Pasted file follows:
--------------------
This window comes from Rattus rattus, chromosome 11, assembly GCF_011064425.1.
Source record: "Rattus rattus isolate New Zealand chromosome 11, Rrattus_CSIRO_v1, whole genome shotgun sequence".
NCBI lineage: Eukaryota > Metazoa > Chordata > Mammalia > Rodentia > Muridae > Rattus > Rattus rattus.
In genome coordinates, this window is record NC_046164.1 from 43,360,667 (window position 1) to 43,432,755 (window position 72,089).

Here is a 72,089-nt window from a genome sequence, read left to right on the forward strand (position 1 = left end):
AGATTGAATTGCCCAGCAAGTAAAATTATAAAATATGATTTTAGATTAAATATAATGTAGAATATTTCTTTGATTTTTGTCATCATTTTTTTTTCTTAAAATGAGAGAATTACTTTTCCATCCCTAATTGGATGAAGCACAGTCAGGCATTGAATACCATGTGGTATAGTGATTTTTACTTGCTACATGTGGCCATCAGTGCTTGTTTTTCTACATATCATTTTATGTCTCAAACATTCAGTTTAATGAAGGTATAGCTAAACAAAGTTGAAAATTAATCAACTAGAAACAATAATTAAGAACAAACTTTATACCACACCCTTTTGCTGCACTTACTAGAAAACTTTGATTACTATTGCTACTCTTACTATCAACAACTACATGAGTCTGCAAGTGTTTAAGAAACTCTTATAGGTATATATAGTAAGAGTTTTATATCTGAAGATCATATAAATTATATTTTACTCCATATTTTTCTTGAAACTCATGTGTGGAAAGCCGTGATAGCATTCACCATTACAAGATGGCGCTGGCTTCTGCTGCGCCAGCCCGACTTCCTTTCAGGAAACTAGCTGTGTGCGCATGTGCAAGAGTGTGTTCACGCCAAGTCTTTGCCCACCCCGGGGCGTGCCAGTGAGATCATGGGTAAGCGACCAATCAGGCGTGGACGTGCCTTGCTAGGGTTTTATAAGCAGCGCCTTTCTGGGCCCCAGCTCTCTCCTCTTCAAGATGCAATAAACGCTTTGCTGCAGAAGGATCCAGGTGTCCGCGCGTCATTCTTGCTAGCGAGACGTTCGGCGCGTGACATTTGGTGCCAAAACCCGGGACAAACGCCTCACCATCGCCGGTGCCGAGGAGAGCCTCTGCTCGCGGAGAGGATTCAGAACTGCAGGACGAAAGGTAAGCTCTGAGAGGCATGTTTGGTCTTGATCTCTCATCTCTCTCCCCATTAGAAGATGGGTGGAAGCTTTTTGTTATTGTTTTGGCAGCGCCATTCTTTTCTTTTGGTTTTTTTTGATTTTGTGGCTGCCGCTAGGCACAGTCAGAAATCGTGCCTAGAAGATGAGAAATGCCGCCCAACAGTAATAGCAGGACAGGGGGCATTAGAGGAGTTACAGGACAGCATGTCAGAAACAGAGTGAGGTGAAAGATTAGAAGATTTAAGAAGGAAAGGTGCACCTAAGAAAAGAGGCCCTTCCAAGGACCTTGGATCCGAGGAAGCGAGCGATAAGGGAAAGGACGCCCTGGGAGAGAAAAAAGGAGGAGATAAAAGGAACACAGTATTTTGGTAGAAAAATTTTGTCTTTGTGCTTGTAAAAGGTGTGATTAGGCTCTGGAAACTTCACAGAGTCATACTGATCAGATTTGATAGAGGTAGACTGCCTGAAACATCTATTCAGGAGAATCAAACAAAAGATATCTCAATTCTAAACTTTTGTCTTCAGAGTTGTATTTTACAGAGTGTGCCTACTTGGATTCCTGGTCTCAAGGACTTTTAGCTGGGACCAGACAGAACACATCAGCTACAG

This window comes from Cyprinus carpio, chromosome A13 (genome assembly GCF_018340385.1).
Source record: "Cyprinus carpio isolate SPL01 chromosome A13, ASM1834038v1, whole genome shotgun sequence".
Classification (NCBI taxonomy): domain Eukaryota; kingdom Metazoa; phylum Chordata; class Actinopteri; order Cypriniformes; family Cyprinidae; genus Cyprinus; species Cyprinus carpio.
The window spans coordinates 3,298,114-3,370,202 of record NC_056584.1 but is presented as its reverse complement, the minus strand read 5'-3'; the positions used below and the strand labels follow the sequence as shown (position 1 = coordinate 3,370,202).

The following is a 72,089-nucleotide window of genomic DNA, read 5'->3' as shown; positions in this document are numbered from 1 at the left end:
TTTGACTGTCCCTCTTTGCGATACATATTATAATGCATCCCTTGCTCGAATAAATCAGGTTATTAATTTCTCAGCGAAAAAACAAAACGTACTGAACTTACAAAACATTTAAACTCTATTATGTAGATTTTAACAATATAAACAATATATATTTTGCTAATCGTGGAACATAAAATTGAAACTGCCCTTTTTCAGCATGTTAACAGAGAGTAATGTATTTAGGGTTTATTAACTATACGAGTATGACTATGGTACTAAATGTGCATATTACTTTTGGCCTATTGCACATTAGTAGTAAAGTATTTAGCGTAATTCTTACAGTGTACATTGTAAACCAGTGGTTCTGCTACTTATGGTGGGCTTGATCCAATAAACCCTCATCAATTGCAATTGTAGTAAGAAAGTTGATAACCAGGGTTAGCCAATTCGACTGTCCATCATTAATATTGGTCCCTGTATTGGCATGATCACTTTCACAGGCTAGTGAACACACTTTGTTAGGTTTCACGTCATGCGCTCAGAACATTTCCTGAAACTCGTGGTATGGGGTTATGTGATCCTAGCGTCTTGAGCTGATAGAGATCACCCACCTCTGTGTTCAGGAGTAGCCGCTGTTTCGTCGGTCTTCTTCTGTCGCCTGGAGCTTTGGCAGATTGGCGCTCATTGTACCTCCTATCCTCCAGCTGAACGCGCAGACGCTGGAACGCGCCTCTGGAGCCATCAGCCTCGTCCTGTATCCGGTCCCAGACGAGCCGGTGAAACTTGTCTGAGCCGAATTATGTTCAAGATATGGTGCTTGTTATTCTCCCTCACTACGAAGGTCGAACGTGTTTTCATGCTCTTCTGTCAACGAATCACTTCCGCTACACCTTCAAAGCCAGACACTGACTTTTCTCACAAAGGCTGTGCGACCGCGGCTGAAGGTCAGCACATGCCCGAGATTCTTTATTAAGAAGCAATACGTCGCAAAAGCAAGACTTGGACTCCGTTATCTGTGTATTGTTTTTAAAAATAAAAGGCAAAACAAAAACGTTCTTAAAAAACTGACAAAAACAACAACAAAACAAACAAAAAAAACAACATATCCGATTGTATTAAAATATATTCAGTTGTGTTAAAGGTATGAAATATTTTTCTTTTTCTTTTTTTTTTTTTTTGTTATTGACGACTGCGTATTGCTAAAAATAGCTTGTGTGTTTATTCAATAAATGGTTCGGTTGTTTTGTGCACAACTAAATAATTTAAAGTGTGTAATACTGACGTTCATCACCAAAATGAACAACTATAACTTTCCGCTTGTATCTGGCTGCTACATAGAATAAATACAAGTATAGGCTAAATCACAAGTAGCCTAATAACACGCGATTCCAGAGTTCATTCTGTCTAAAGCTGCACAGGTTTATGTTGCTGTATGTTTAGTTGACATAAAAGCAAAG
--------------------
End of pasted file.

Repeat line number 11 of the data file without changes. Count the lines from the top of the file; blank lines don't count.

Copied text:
The following is a 72,089-nucleotide window of genomic DNA, read 5'->3' as shown; positions in this document are numbered from 1 at the left end: